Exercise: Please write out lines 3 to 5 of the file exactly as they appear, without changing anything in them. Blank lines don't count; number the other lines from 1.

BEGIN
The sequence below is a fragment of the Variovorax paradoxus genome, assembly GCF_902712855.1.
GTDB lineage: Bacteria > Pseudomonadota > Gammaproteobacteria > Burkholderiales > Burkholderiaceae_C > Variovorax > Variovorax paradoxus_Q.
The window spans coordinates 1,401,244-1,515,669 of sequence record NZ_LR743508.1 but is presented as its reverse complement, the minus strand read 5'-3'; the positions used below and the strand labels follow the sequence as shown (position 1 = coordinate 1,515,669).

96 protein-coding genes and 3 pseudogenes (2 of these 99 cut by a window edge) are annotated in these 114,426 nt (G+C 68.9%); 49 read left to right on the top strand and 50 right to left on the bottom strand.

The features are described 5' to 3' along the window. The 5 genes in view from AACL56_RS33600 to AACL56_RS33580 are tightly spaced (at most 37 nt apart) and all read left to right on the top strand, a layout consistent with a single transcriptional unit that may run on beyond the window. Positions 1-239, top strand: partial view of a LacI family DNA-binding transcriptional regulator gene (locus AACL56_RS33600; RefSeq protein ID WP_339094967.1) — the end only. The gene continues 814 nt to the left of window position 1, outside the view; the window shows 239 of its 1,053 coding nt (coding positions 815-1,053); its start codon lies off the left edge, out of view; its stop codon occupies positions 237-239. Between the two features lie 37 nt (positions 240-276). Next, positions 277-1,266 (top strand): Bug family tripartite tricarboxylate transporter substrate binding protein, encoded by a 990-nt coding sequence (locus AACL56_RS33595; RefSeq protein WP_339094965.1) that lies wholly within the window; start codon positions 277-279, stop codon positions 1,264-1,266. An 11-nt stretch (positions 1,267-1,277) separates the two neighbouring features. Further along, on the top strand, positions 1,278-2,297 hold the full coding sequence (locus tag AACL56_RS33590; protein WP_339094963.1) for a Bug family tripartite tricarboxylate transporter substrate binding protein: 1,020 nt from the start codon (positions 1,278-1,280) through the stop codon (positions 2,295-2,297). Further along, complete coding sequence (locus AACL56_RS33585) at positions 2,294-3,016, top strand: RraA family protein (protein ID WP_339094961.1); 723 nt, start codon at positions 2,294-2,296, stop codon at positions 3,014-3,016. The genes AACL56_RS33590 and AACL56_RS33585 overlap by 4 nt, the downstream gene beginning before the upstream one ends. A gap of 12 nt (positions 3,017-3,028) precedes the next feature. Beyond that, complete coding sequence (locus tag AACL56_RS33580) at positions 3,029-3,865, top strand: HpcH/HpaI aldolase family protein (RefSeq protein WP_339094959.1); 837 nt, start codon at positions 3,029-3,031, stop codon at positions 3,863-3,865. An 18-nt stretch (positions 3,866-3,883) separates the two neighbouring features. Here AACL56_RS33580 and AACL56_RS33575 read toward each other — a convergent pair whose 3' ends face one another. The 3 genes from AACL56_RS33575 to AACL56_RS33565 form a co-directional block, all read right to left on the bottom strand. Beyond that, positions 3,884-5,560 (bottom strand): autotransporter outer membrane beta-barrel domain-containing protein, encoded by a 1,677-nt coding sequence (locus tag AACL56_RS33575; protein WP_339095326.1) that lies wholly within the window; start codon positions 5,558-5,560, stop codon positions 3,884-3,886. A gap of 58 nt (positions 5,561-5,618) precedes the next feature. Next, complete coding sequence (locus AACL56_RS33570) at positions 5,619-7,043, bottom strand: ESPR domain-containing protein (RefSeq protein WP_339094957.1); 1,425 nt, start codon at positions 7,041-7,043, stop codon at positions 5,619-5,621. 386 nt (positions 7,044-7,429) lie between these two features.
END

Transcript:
The window spans coordinates 1,401,244-1,515,669 of sequence record NZ_LR743508.1 but is presented as its reverse complement, the minus strand read 5'-3'; the positions used below and the strand labels follow the sequence as shown (position 1 = coordinate 1,515,669).

96 protein-coding genes and 3 pseudogenes (2 of these 99 cut by a window edge) are annotated in these 114,426 nt (G+C 68.9%); 49 read left to right on the top strand and 50 right to left on the bottom strand.

The features are described 5' to 3' along the window. The 5 genes in view from AACL56_RS33600 to AACL56_RS33580 are tightly spaced (at most 37 nt apart) and all read left to right on the top strand, a layout consistent with a single transcriptional unit that may run on beyond the window. Positions 1-239, top strand: partial view of a LacI family DNA-binding transcriptional regulator gene (locus AACL56_RS33600; RefSeq protein ID WP_339094967.1) — the end only. The gene continues 814 nt to the left of window position 1, outside the view; the window shows 239 of its 1,053 coding nt (coding positions 815-1,053); its start codon lies off the left edge, out of view; its stop codon occupies positions 237-239. Between the two features lie 37 nt (positions 240-276). Next, positions 277-1,266 (top strand): Bug family tripartite tricarboxylate transporter substrate binding protein, encoded by a 990-nt coding sequence (locus AACL56_RS33595; RefSeq protein WP_339094965.1) that lies wholly within the window; start codon positions 277-279, stop codon positions 1,264-1,266. An 11-nt stretch (positions 1,267-1,277) separates the two neighbouring features. Further along, on the top strand, positions 1,278-2,297 hold the full coding sequence (locus tag AACL56_RS33590; protein WP_339094963.1) for a Bug family tripartite tricarboxylate transporter substrate binding protein: 1,020 nt from the start codon (positions 1,278-1,280) through the stop codon (positions 2,295-2,297). Further along, complete coding sequence (locus AACL56_RS33585) at positions 2,294-3,016, top strand: RraA family protein (protein ID WP_339094961.1); 723 nt, start codon at positions 2,294-2,296, stop codon at positions 3,014-3,016. The genes AACL56_RS33590 and AACL56_RS33585 overlap by 4 nt, the downstream gene beginning before the upstream one ends. A gap of 12 nt (positions 3,017-3,028) precedes the next feature. Beyond that, complete coding sequence (locus tag AACL56_RS33580) at positions 3,029-3,865, top strand: HpcH/HpaI aldolase family protein (RefSeq protein WP_339094959.1); 837 nt, start codon at positions 3,029-3,031, stop codon at positions 3,863-3,865. An 18-nt stretch (positions 3,866-3,883) separates the two neighbouring features. Here AACL56_RS33580 and AACL56_RS33575 read toward each other — a convergent pair whose 3' ends face one another. The 3 genes from AACL56_RS33575 to AACL56_RS33565 form a co-directional block, all read right to left on the bottom strand. Beyond that, positions 3,884-5,560 (bottom strand): autotransporter outer membrane beta-barrel domain-containing protein, encoded by a 1,677-nt coding sequence (locus tag AACL56_RS33575; protein WP_339095326.1) that lies wholly within the window; start codon positions 5,558-5,560, stop codon positions 3,884-3,886. A gap of 58 nt (positions 5,561-5,618) precedes the next feature. Next, complete coding sequence (locus AACL56_RS33570) at positions 5,619-7,043, bottom strand: ESPR domain-containing protein (RefSeq protein WP_339094957.1); 1,425 nt, start codon at positions 7,041-7,043, stop codon at positions 5,619-5,621. 386 nt (positions 7,044-7,429) lie between these two features.